The “Catholics in America” survey of Roman Catholics published by the National Catholic Reporter found 86 percent said Catholics can disagree with aspects of church teaching and still remain loyal to the church.

“Stated in simplest terms, Catholics in the past 25 years have become more autonomous when making decisions about important moral issues; less reliant on official teaching in reaching those decisions; and less deferential to the authority of the Vatican and individual bishops,” according to the study led by William D’Antonio, a fellow at the Institute for Policy Research & Catholic Studies at the Catholic University of America.

Offending priest handled “by the book” by Episcopal Church leader

The Episcopal Church’s diocese of Nevada sought to calm an uproar over a former Benedictine monk who admitted sexual indiscretions with a parishioner before he was ordained an Episcopal priest by Bishop Katharine Jefferts Schori, who is now leader of the 2.3 million member U.S. church.

“It looks to me like she handled the situation by the book,” Bishop Dan Edwards said of Jefferts Schori’s actions regarding Fr. Bede Parry, a church organist and former Episcopal priest.

Jefferts Schori became the 450-year-old church’s first female leader when she was appointed presiding bishop in 2006.

Pity the pandering U.S. candidate

Politicians pandering for votes on conservative family values issues may want to think again.

A survey of 3,000 Americans by the Public Religion Research Institute found 42 percent said the terms “pro-choice” and “pro-life” both described them well, illustrating the complexity of the abortion issue in the minds of many.

“The terms ‘pro-choice’ and ‘pro-life’ does not reflect the complexity of Americans’ views on abortion,” said Robert Jones, head of the institute.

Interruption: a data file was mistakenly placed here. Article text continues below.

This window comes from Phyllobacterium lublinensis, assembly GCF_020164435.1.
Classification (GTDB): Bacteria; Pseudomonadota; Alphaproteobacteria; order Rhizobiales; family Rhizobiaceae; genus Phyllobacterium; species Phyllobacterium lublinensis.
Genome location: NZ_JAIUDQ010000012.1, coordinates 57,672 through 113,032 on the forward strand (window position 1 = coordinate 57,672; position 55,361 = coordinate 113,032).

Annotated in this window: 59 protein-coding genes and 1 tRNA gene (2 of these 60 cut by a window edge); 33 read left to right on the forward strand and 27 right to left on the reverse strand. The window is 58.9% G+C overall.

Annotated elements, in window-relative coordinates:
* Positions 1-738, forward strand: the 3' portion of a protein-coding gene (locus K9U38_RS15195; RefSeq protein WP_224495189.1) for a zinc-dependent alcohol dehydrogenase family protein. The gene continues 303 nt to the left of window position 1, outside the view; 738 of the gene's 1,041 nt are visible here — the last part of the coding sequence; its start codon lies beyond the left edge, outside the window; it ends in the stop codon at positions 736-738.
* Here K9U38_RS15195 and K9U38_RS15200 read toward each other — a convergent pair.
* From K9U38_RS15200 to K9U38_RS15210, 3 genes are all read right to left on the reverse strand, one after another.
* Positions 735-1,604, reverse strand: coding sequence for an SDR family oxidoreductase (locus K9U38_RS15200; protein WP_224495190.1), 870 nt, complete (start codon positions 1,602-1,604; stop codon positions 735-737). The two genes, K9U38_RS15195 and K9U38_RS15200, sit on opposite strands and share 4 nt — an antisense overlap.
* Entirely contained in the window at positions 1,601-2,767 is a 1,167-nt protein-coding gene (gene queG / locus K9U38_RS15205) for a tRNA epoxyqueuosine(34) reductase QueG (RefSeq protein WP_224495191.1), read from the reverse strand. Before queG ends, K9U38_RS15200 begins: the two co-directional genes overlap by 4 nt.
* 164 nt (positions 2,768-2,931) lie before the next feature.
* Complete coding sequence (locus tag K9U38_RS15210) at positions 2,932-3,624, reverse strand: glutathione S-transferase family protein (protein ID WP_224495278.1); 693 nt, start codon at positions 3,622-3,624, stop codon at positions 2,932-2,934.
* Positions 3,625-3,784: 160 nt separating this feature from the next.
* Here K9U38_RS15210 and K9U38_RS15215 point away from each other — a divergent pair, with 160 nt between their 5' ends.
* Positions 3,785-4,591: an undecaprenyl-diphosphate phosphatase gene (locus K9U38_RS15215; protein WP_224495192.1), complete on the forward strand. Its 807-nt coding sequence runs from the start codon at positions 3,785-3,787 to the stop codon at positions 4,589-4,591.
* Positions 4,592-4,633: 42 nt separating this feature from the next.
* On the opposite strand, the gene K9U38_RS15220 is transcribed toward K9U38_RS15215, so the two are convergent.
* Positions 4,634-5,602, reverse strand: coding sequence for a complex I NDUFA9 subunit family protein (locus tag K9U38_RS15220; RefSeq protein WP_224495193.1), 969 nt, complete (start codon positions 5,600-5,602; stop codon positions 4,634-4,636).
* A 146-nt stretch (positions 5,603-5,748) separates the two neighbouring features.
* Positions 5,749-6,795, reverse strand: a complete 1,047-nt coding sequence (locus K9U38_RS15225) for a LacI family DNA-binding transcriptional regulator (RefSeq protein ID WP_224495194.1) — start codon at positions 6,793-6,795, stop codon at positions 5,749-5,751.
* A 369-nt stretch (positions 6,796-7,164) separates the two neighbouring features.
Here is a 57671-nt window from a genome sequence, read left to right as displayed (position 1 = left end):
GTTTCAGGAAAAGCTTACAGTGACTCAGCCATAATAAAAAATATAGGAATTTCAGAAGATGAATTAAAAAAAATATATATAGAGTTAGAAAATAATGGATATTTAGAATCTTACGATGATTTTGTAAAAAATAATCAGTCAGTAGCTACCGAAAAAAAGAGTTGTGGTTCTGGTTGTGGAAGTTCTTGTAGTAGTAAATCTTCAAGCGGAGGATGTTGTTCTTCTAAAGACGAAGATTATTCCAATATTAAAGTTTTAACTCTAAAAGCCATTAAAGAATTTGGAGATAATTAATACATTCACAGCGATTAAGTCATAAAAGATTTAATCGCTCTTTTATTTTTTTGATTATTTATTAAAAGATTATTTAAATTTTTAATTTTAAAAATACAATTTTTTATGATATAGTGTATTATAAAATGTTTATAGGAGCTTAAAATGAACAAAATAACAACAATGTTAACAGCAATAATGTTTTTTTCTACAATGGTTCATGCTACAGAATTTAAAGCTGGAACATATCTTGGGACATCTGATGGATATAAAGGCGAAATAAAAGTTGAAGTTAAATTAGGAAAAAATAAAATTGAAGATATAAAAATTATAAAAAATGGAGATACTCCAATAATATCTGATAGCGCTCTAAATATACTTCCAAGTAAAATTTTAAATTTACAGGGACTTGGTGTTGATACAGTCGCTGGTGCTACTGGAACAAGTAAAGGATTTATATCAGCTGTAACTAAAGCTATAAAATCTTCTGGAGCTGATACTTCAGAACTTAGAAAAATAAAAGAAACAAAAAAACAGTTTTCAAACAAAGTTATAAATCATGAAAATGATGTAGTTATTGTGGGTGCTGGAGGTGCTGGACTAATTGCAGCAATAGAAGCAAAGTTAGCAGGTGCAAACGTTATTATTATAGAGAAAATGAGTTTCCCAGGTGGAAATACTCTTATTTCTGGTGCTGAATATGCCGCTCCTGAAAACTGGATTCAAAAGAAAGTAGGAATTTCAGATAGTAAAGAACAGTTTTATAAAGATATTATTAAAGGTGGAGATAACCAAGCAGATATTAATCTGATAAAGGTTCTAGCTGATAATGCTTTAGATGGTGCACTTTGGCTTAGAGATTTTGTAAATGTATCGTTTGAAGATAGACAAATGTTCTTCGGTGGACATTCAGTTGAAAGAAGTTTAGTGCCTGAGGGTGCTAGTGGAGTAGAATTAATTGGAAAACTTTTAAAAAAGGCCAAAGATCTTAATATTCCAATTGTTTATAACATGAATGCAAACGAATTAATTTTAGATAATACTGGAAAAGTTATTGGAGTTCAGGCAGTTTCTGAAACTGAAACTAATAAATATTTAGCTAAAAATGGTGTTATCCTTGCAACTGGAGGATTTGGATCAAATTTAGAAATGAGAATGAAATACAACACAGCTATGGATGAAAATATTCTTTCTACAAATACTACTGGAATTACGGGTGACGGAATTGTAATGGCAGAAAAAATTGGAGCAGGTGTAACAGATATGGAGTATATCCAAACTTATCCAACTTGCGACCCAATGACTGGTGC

Vatican tells U.N. that critics of gays under attack

Saint Peter's Basilica at the Vatican/Tom Heneghan

Saint Peter's Basilica at the Vatican/Tom Heneghan

People who criticise gay sexual relations for religious or moral reasons are increasingly being attacked and vilified for their views, a Vatican diplomat told the United Nations Human Rights Council on Tuesday.

Archbishop Silvano Tomasi said the Roman Catholic Church deeply believed that human sexuality was a gift reserved for married heterosexual couples. But those who express these views are faced with “a disturbing trend,” he said.

“People are being attacked for taking positions that do not support sexual behaviour between people of the same sex,” he told the current session of the Human Rights Council.

Majority of U.S. Catholics back gay rights in survey

In spite of, or perhaps because of, Roman Catholic church teachings condemning homosexuality, many lay Catholics in the United States be more accepting toward same-sex relationships than the general public, a new survey found. POPE-USA/

“The big finding here is that American Catholics are at least 5 points more supportive than the general population across a range of gay and lesbian issues,” said Robert Jones, chief executive of the Public Religion Research Institute, which conducted telephone surveys of 3,000 Americans.

The survey’s conclusions go against the popular conception that Roman Catholics – the largest U.S. religious denomination at some one in four Americans – are conservative on social issues, said Stephen Schneck of The Catholic University of America, who was asked to comment on the survey by the researchers.

Former Belgian Catholic leader Danneels says not responsible for abuse

danneels (Photo: Belgian Cardinal Godfried Danneels at a parliamentary committee hearing on child sexual abuse in the Belgian Catholic Church, in Brussels December 21, 2010./Francois Lenoir)

Belgium’s former top Roman Catholic bishop told a parliamentary inquiry on Tuesday into the sexual abuse of children by clerics that he was not responsible for other Belgian bishops.

Belgium’s lower house set up the inquiry to examine an issue that has rocked the Catholic Church worldwide and resulted in hundreds of victims coming forward. Widespread sexual abuse of minors by Belgian clerics drove at least 13 victims to suicide, a Church commission said in September, recording 475 cases.

Tape recordings released in Belgium this summer made it clear that Cardinal Godfried Danneels, who until January was archbishop of Brussels and head of the Belgian bishops’ conference, was aware of abuse by Bruges Bishop Roger Vangheluwe but had discouraged immediate public statements by the victim.